In another recent legal victory for LGBT rights, a U.S District judge in Colorado ruled Wednesday that a landlord’s refusal to rent a townhouse to a lesbian couple is in violation of the federal Fair Housing Act.

Rachel and Tonya Smith, a same-sex married couple wanted to rent a house from Deepika Avanti. The Smiths have two young children, Reuters reports, and Rachel is transgender. Avanti met with the couple but decided not to rent to them, citing concerns about noise from the children. In an email following her rejection, Avanti reportedly said that she and her husband wanted to keep a “low profile” and that the Smith’s “unique relationship” might attract unwanted attention.

The Fair Housing Act generally covers housing discrimination based on race, religion or sex. This decision marks the first time that a court has extended the protections of the act to people based on gender or sexual identity, hopefully setting what could be a precedent for other cases to follow.

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In his opinion on the case, Denver federal Judge Raymond Moore wrote that “such stereotypical norms are no different from other stereotypes associated with women, such as the way she should dress or act (e.g., that a woman should not be overly aggressive, or should not act macho), and are products of sex stereotyping.”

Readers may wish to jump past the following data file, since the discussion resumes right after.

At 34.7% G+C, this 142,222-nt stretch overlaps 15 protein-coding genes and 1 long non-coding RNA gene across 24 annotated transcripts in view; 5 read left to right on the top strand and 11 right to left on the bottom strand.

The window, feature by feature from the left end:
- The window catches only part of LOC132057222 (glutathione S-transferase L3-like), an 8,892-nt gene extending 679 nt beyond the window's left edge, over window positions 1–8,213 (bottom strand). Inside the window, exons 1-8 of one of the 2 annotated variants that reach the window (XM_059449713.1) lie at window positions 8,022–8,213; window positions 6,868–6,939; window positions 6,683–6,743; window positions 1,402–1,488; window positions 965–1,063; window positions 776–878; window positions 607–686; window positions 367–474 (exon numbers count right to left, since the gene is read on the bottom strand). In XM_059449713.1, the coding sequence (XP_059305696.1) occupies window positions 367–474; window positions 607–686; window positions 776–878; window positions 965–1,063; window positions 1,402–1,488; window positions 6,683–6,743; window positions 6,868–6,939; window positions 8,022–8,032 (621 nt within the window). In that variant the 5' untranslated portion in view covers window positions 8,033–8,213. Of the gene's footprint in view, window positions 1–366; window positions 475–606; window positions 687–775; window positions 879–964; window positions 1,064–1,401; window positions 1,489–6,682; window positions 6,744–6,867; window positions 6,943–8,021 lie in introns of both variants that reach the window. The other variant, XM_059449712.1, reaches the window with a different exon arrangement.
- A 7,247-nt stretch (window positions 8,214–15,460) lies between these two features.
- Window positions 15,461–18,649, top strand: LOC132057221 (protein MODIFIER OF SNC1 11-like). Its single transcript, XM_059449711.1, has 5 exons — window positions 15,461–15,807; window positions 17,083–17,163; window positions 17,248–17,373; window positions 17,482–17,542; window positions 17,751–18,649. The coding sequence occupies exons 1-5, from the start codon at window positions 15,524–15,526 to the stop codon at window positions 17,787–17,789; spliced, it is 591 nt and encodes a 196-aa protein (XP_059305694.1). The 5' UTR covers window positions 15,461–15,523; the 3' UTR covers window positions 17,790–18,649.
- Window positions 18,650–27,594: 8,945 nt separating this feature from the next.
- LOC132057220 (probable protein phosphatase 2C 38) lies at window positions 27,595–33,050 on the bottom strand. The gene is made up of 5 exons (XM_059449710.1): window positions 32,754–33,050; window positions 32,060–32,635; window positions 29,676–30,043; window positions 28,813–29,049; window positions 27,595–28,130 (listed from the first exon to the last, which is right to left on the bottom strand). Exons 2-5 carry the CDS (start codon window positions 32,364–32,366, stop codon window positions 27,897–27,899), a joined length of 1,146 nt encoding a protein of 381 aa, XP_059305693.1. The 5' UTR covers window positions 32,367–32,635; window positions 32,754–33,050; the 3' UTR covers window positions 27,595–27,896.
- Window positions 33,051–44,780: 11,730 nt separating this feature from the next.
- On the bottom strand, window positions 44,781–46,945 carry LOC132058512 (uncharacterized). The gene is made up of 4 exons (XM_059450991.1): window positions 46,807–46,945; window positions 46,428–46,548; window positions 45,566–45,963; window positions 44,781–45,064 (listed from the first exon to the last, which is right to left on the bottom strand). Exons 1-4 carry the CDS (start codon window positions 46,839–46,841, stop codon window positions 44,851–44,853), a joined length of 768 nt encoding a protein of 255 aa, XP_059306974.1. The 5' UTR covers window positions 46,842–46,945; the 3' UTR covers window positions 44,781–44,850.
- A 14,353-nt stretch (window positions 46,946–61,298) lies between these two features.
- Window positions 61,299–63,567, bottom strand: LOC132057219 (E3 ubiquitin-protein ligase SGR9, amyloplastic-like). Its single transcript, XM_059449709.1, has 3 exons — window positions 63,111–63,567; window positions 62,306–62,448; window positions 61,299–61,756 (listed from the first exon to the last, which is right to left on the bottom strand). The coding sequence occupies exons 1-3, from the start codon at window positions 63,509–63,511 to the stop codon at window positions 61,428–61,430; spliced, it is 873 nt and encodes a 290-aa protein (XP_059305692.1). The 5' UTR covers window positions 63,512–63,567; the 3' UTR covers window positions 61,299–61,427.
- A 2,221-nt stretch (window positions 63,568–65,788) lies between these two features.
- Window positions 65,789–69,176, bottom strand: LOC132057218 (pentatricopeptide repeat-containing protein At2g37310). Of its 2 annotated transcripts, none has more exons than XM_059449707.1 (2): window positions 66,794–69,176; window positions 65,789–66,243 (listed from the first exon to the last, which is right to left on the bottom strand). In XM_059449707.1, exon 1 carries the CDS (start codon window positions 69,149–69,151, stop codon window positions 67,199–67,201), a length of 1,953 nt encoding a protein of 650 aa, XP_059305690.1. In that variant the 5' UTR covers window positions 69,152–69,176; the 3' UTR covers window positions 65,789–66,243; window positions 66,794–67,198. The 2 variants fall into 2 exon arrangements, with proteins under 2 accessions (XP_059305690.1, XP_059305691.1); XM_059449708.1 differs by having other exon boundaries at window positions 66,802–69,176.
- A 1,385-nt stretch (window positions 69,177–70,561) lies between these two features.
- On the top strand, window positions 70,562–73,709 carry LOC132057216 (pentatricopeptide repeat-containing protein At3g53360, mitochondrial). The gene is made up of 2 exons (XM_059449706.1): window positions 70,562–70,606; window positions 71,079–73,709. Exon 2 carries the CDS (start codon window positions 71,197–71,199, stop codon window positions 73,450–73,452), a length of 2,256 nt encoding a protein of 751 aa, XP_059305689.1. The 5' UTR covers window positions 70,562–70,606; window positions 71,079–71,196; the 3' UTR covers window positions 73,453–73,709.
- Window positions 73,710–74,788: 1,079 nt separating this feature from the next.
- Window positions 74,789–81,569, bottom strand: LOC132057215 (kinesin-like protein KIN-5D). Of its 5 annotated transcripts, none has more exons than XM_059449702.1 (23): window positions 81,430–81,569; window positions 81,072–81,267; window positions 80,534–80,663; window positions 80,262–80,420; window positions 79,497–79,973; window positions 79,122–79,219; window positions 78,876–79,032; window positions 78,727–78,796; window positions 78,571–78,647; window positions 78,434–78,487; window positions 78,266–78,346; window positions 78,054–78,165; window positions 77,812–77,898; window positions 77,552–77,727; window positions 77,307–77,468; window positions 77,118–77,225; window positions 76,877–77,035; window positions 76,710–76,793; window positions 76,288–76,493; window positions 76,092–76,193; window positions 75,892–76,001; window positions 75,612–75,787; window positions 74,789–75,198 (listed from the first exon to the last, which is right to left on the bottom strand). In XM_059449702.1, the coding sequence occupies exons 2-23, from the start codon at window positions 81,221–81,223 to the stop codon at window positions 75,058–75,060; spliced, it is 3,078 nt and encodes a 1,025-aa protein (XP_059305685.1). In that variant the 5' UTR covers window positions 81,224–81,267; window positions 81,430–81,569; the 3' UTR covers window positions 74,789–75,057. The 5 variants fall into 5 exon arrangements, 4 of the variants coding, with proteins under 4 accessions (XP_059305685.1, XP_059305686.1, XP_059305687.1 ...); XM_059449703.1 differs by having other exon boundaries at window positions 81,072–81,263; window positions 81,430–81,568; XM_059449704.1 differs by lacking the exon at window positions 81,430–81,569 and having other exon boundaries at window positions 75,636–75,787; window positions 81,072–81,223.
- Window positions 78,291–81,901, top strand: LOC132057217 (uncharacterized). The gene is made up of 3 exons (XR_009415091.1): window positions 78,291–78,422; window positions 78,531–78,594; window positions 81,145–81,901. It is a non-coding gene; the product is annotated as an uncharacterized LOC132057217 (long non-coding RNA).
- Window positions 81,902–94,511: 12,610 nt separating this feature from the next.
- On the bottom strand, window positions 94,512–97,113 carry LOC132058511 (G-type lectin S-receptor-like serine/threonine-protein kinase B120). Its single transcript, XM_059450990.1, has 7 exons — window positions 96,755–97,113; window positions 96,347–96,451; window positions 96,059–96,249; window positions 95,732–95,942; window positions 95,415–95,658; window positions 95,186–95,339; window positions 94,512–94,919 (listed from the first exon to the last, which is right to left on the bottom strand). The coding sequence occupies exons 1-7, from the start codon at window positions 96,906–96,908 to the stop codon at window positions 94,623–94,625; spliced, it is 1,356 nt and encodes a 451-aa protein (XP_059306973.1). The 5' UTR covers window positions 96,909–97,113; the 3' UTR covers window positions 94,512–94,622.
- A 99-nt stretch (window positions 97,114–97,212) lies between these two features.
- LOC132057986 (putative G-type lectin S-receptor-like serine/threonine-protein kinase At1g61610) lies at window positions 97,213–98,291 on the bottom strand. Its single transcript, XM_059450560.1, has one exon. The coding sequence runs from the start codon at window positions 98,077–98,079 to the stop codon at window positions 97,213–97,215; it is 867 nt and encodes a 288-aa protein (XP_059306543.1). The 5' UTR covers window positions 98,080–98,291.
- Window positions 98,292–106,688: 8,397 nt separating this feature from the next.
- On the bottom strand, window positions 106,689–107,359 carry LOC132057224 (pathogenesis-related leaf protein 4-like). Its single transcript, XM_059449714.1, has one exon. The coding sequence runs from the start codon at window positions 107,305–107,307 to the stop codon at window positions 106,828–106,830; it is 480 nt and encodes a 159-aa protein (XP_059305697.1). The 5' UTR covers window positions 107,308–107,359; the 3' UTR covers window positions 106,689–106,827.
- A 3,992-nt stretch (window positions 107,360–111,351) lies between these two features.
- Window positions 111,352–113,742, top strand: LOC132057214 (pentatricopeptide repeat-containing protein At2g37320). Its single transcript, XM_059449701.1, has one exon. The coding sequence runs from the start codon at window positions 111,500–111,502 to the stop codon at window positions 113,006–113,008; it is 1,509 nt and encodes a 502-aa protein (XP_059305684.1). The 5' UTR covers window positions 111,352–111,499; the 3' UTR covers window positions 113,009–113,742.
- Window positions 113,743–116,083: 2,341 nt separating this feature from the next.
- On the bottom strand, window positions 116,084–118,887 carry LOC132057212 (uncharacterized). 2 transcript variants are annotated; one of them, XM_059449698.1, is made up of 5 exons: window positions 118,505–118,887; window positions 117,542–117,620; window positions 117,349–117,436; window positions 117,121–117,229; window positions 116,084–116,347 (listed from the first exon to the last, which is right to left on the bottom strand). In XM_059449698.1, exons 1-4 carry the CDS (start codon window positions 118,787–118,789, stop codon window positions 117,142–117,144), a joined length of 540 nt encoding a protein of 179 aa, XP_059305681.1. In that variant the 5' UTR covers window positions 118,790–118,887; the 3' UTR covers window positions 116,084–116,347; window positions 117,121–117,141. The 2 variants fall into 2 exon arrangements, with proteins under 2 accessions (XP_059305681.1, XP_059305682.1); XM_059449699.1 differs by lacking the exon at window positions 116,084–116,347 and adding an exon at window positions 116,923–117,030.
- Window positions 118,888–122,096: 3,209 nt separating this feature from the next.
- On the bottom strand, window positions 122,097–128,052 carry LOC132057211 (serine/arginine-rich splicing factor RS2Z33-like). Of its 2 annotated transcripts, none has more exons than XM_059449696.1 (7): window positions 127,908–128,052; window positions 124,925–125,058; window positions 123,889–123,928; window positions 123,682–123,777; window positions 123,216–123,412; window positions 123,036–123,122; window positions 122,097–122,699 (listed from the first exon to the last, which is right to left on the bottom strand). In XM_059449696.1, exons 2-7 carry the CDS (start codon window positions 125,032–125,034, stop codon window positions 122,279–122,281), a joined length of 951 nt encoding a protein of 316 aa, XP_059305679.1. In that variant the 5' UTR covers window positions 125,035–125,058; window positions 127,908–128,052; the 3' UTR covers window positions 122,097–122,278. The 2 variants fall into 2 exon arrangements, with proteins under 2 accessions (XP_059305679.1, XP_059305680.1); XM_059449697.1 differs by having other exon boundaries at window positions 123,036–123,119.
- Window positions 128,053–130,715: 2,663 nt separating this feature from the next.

In what has been a very bad week overall, it’s nice to celebrate the little things. This is the second victory for LGBT rights this week. On Tuesday, a federal appeals court in Chicago ruled in favor of Katie Hively who alleged that Ivy Tech Community College in South Bend, Indiana refused to hire her for a full-time staff position because she’s a lesbian.

In a statement to the press, Tonya Smith expressed how happy she was with the outcome of the case. “No one should ever have to go through what we went through,” she said. “Hopefully this ruling will protect other couples like us who are trying to provide safe homes for their families.”

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This post has been updated to clarify that it was a federal appeals court in Chicago that made the decision in Katie Hively’s case.